Arts, On Campus

Stirring Vocals, Instrumentals Converge at Enchanting Fall Chorale Concert

Freezing temperatures have arrived on campus, with students bundling themselves in coats long stuffed under beds. This past weekend, however, offered a surrender to the newfound cold. Warmth enveloped a captivated crowd in the Trinity Chapel of Newton Campus through the only force potent enough to defeat the brisk autumn chill: uninterrupted, enthralling music.

On Friday and Saturday evening, the University Chorale of Boston College and the Boston College Symphony Orchestra collaborated with Newton Country Day School’s Cantilare to present Carmina Burana. Carl Orff composed this masterpiece in the 1930s  upon discovering a book of poems that demonstrated the vitality of the human experience he aimed to capture in his music, and he did exactly that when a production of the work hit the Frankfurt Opera stage in 1937. Nearly a century later, Carmina Burana still illuminates stages around the world, and there was no exception on the stage of Trinity Chapel.

John Finney, the conductor for the choir and orchestra, opened the night with “O Fortuna,” the iconically powerful introduction to the entire work and particularly to the first of three scenes that comprise Carmina Burana. The enormity of sound immediately struck the audience and continued to hold members’ every sense, as percussion invigorated layers of strings, drums, trumpets, and trombones, accompanied by rich male and smooth female vocals from the University Chorale rang throughout the room. The melody shifted back and forth from an eruption of music to a poignant hush, simultaneously engaging listeners and fueling a rush of wonder that would carry the tone of the entire night.

Upon the inauguration of the first part of Carmina Burana called “Primo Vere,” every instrument softened into nymph-like buoyancy, coronating the oncoming spring with the particular delicacy of the triangle. Introduced by a merry xylophone scale, the baritone soloist stepped into the spotlight to voice the overwhelming benevolence of springtime, melting the audience with the depth of his range. The music then brightened into a frolic-inspiring tune, with soprano vocals perfectly mingling with the joyous bounce of the tamborine. The flute took the reins in the solely instrumental “Tanz,” a sequence that in staged productions of Carmina Burana evokes radiant dance. The angelic female voices of the Chorale then conveyed the union of nature and a plea for love in “Floret silva nobilis,” singing in Latin “The wood is in bloom everywhere, why does my love delay so long?” An anticipatory call and response between the male and female voices of the Chorale was amplified by a rotation of strength by the cymbals and drums and of softness by the flute. A mischievous pluck of the strings shifted into a summoning by trumpets, ending the first part in a storm of punchy instrumentation.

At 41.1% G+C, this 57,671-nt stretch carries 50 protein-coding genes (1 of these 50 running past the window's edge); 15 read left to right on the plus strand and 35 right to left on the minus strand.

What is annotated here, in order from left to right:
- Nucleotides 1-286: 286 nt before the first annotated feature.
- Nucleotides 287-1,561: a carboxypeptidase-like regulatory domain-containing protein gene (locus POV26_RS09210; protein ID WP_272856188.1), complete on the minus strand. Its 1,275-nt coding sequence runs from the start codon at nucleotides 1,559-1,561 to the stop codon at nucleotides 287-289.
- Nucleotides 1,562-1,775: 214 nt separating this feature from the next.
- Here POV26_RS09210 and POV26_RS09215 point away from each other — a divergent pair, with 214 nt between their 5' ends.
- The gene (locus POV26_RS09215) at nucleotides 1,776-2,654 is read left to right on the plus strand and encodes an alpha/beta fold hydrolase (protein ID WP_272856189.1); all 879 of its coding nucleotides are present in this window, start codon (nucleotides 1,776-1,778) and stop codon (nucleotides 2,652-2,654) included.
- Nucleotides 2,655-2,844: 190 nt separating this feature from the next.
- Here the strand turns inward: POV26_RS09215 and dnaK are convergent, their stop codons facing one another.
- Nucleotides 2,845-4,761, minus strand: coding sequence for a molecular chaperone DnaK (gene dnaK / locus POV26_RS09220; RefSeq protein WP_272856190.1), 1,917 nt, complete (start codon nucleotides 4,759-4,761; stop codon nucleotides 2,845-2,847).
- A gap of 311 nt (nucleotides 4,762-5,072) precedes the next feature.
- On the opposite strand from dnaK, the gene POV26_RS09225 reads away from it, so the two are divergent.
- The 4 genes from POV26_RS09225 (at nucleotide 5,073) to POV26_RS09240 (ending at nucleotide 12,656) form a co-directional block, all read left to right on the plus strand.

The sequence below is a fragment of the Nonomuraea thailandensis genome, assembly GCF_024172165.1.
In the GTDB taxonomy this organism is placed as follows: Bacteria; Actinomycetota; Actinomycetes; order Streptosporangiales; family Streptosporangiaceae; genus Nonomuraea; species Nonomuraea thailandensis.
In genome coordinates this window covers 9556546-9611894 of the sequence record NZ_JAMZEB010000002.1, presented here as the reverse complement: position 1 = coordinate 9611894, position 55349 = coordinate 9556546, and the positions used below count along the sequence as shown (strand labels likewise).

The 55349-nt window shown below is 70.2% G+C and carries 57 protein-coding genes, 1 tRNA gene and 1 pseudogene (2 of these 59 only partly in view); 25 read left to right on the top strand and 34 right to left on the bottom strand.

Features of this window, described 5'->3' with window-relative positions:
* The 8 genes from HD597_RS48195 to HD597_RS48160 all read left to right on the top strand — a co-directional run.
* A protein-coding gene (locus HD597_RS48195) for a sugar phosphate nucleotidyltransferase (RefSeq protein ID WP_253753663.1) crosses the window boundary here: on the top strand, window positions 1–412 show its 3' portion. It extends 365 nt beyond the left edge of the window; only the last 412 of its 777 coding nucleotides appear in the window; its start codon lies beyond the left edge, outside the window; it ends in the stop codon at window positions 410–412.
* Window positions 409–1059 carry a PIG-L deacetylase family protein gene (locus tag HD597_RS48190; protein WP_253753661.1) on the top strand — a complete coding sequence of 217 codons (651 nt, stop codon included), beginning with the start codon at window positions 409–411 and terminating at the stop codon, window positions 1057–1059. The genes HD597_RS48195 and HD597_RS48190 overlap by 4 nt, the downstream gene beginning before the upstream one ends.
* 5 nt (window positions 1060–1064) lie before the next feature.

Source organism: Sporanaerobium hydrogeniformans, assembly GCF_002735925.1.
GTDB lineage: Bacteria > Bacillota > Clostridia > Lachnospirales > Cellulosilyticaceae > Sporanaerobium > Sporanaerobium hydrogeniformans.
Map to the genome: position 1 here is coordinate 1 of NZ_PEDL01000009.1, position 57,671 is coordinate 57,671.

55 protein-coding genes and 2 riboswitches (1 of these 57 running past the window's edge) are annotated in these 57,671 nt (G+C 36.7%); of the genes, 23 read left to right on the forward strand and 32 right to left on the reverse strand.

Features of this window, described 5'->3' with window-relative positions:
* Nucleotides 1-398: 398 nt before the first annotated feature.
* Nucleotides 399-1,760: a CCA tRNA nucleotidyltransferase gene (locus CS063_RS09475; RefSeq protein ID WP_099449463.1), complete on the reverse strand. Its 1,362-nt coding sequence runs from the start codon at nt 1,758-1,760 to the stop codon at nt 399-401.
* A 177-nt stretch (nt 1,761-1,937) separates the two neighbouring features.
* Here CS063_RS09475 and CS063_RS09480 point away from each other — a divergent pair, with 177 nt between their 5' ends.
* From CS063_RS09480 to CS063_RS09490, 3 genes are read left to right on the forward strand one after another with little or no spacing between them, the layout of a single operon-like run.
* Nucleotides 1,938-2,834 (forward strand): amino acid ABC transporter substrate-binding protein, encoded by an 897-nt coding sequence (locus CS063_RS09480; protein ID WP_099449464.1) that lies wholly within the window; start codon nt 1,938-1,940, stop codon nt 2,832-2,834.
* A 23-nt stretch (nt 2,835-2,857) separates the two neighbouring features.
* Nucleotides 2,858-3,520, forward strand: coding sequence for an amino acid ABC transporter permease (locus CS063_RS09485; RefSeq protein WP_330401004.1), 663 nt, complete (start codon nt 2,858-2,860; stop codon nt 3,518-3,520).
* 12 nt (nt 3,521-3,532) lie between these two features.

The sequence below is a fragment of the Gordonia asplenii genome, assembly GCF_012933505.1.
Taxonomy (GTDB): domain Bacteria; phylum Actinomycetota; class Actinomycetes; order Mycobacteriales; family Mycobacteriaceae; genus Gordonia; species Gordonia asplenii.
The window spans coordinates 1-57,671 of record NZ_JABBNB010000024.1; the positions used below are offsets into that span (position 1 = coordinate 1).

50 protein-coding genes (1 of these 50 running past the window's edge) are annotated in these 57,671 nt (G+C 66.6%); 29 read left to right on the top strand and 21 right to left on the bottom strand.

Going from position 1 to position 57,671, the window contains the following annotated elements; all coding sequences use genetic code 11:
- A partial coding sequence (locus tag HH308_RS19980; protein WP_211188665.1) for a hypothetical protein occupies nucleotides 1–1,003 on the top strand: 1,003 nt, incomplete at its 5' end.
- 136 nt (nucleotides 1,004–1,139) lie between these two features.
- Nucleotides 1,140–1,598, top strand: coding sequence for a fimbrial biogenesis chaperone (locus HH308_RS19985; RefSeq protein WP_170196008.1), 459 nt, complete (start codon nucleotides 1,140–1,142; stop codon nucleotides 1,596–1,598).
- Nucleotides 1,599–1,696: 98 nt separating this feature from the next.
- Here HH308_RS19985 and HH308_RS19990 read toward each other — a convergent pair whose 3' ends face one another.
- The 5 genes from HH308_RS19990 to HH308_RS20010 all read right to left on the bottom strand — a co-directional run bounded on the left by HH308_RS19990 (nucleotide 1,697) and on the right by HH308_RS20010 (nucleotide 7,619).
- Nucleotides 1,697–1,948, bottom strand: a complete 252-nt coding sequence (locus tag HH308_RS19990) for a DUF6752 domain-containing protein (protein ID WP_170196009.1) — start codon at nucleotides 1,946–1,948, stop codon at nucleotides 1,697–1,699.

The second part displayed what the conductor equated to a night at Mary Ann’s. In “In Taberna,” a primarily masculine sound driven by the baritone soloist mastered the contrast between vivifying buzz and galvanizing reverberation, expressing the highs and lows of the tavern experience. The scene ended in a fast-paced rattling of every person who drinks, summarizing in entertaining grandeur the unity cast by a beverage.

“Cours D’Amour” reverted the mood back to splendor through flute and triangle instrumentation and introduced purity in the form of Cantilare, the all-girls choir of Newton Country Day School. The young choir fostered a bright awakening that was supported by the entrance of the soprano soloist Susan Consoli, whose satin vocals embellished lyrics about “lascivious love and modesty.”

The robust volume of Carmina Burana culminated in “Blanziflor Et Helena,” a composition of honor that showcased the seasoned skill of the entire symphony and allowed a dynamic shift into the final stage of Orff’s composition.

The collaboration of the Chorale and orchestra closed the way it began, thrilling the audience with “O Fortuna” once again. Every person within Trinity Chapel remained on the edge of his or her seat until the final note of the song, when a standing ovation welcomed the deserving musicians. Beaming faces left Newton Campus that night, mystified by the embrace of riveting vibrations and already eager to attend University Chorale and the Symphony Orchestra’s next event, “Christmas on the Heights,” in December.

Featured Image By Jake Catania / Heights Staff

November 13, 2016